Speak English to me, The secret World of Programmers

This page summarizes the projects mentioned and recommended in the original post on news.ycombinator.com

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  • missing-semester

    The Missing Semester of Your CS Education 📚

    > "Why does it have to be so complicated? I just want to install a program"

    > "Why would you do that in the command line? It's way easier using $Program"

    A concerning observation that’s slowly dawning on me is that more and more programmers don’t know how computers work. They can write code, build software, and do lots of useful things. But they have no idea how computers work. They’re more akin to lusers as we used to call them than they are to hackers of old.

    Fantastic at their specialty and the tools they use. But move a button to an unfamiliar place or throw them into a new (but fundamentally same) environment and they’re lost.

    The realization came a few weeks ago when someone shared The Missing Semester of Comp Sci on HN. It’s full of basic things you’d expect any programmer to somehow magically know … but they don’t learn this anymore. https://missing.csail.mit.edu/

    Seeing that link shared connected the dots in my mind. I’ve been wondering for months ”Why does everyone at work have so many random local environment issues all the time?” … it’s been working fine for me for years. Same code and hardware. ¯\_(ツ)_/¯

  • blog

    The Nate Maile blog By Nate Maile in association with Nate Maile by Nate Maile productions (by npmaile)

  • InfluxDB

    Power Real-Time Data Analytics at Scale. Get real-time insights from all types of time series data with InfluxDB. Ingest, query, and analyze billions of data points in real-time with unbounded cardinality.

  • asdf

    Extendable version manager with support for Ruby, Node.js, Elixir, Erlang & more

    Yeah, I feel this. I recently added a .tool-versions file to a website repository (that non-programmers need to edit) and updated the README to say "install asdf (https://asdf-vm.com/) and then run `pnpm install`". And then I saw people try to follow the instructions and start needing to install Xcode, then Homebrew, etc., and it took forever. I think the right solution is to give them a 1-click cloud IDE with the repository loaded and a live preview running in the background.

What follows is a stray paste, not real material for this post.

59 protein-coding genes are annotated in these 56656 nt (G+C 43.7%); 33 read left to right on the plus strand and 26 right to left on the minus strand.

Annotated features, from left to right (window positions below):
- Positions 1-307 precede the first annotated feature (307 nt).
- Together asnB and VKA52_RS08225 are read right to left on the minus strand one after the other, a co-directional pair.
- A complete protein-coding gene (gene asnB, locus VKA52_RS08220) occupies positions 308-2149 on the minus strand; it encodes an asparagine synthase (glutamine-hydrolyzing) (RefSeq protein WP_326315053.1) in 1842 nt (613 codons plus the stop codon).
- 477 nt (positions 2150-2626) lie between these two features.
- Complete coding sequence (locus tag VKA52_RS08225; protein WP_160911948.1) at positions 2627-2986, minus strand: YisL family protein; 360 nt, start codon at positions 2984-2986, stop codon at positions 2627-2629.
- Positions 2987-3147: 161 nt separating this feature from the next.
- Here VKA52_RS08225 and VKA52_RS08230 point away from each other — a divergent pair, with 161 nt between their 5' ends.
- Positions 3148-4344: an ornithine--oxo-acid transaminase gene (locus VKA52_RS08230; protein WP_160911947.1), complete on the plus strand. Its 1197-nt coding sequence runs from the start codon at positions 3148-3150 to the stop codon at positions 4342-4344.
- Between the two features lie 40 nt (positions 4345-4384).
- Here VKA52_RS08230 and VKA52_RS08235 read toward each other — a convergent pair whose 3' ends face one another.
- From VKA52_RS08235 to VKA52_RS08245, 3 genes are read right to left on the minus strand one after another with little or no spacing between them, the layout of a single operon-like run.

• tldr

    📚 Collaborative cheatsheets for console commands

    > I'm frequently stumped by man pages, and end up having to hunt down an example of how to use a particular command line application on Stack Overflow.

    If you're not aware of tldr [0], I highly recommend it.

    [0] https://tldr.sh/

  • trunk

    Build, bundle & ship your Rust WASM application to the web.

    Here here. I don't think programmers - as a group - get to complain about people not learning programming tools while simultaneously making them so unapproachable (especially Linux things).

    It's not just the overuse of acronyms. There's also:

    * Religious devotion to the CLI despite it having terrible discoverability.

    * Really bad naming. Git is probably the worst offender at this, but the whole of Unix is a naming mess. WTF is `usr`? Is that where user files go?

    * Generally over-complicated tooling. A good example of this is Node/NPM. So complicated to set up! Contrast it with https://trunkrs.dev/

    * Deification of distro packages. No I do not want to spend half of my development time packaging my app for 10 different distros. I guess I'll go with curl | bash then.

    * Distain for binary app distribution. I'm looking at you glibc.

  • Gooey

    Turn (almost) any Python command line program into a full GUI application with one line

NOTE: The number of mentions on this list indicates mentions on common posts plus user suggested alternatives. Hence, a higher number means a more popular project.

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